What’s the biggest issue facing your business right now? For most companies, possible answers would include marketplace competition, acquiring new clients, lack of staff and a host of other challenges. And while each present a unique problem, the danger isn’t powerful enough to close your company down immediately.
However, with one wrong click of the mouse, a cyber threat can infiltrate your system, steal your data, and close your doors for good. In some instances, these cyber criminals won’t even steal anything. They may simply block your access files until you pay a hefty ransom.
According to research from Symantec, more than 317 million pieces of malware are created every year. And if you’re thinking only large corporations are at risk - then you’re mistaken. Malware is created to target a specific weakness or vulnerability and are sent out in bulk to large corporations, as well as small and medium businesses. Cyber criminals could care less who it affects, as long as someone takes the bait.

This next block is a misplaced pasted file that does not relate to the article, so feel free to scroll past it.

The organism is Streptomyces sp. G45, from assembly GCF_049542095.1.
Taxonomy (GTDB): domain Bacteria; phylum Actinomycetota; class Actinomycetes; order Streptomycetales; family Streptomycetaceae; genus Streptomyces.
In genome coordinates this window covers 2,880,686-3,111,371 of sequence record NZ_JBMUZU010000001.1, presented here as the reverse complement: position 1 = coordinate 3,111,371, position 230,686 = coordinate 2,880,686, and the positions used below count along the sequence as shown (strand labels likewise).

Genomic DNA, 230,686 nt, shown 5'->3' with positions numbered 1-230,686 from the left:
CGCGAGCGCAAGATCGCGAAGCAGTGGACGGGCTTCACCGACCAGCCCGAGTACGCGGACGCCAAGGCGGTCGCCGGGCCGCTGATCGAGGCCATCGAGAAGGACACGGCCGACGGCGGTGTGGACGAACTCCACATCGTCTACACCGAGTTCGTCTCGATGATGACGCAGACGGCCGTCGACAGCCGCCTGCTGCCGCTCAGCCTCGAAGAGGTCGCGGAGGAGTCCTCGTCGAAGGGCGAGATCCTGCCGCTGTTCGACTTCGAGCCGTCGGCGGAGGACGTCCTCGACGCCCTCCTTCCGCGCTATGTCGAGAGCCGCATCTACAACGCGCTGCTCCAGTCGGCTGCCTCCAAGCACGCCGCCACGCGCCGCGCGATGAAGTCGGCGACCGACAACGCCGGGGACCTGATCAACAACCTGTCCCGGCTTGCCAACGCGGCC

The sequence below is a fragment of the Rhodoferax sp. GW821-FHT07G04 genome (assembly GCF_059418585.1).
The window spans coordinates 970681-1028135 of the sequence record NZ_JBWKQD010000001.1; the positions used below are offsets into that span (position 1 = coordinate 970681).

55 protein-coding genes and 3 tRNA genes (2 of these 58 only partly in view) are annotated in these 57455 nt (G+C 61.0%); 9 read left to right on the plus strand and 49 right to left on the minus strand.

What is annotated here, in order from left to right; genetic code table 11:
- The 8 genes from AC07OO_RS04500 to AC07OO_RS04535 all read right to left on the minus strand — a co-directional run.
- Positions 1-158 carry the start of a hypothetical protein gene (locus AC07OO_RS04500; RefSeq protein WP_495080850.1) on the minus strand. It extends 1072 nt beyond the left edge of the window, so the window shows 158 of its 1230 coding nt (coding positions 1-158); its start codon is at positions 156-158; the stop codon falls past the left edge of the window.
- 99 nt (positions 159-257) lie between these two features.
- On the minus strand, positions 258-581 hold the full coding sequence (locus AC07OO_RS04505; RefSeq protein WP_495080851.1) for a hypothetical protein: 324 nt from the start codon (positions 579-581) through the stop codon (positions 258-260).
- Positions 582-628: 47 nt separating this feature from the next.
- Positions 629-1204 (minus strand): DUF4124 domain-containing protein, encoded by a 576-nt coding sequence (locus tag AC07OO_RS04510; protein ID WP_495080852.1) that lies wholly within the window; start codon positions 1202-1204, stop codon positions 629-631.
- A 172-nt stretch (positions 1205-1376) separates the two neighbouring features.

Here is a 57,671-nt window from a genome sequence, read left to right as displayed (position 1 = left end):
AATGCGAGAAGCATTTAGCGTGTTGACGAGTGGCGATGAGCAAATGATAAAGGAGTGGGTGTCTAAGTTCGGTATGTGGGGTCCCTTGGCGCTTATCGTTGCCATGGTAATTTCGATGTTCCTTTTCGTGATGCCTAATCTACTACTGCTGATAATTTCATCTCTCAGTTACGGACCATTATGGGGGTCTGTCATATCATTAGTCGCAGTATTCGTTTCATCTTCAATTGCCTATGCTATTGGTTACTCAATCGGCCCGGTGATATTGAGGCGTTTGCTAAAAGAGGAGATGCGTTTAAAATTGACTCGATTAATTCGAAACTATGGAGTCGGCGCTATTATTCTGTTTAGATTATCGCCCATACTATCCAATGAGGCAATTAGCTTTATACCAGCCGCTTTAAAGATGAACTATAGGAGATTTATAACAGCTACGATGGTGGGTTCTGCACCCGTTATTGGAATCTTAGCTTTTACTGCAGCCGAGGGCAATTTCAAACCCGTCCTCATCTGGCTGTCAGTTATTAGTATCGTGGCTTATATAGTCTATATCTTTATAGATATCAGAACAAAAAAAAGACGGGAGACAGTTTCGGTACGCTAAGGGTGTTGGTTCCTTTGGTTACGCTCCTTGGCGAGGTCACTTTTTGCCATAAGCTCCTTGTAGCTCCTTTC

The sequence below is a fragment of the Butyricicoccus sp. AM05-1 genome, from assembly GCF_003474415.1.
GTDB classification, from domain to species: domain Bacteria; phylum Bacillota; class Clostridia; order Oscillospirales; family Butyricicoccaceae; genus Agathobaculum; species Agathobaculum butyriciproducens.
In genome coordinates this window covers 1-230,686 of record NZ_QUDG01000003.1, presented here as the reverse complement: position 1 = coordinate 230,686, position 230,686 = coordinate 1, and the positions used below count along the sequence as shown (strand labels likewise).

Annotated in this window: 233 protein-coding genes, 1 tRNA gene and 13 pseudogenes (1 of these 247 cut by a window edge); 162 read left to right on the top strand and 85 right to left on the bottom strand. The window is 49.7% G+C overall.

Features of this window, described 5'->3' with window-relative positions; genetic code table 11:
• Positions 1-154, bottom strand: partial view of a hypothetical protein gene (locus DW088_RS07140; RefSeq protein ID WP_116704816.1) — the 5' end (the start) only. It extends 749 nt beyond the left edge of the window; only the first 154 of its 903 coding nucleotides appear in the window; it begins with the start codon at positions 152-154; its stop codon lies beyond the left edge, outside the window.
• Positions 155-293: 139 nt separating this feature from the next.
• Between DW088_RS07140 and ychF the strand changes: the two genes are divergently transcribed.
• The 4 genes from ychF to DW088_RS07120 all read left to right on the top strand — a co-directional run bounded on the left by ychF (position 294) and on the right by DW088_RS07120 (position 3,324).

This is why businesses continue to be stung by cyber threats. Not only are you and your employees likely to be out of the loop when it comes to what a threat looks like, but your networks and systems will have little to no protection in place to stop malware once it reaches your company’s network. And, when that happens, it is mission accomplished for the hackers who will now be able to hold you for ransom or take whatever files they wish and sell them on the black market.
With over a billion pieces of malware out there disguised throughout the internet, as well as being sent directly to the inbox of your employees, there is not a day that goes by where your business isn’t under attack. Sure, it’s not a targeted attack, but these passive attacks can do serious damage to your business and its reputation. After all, if clients find out their data has been stolen or that your systems have been hacked, they will certainly reconsider their decision to do business with you. And the monetary costs of being a victim of cyber crime will set you back as well. You will not only be on the hook for any possible downtime at your business but you could also face fines if you are found to have broken any compliance regulations. For many businesses, these problems can often be too great to overcome.
With that in mind, let’s take a look at a few of the security threats business's face and just how they work.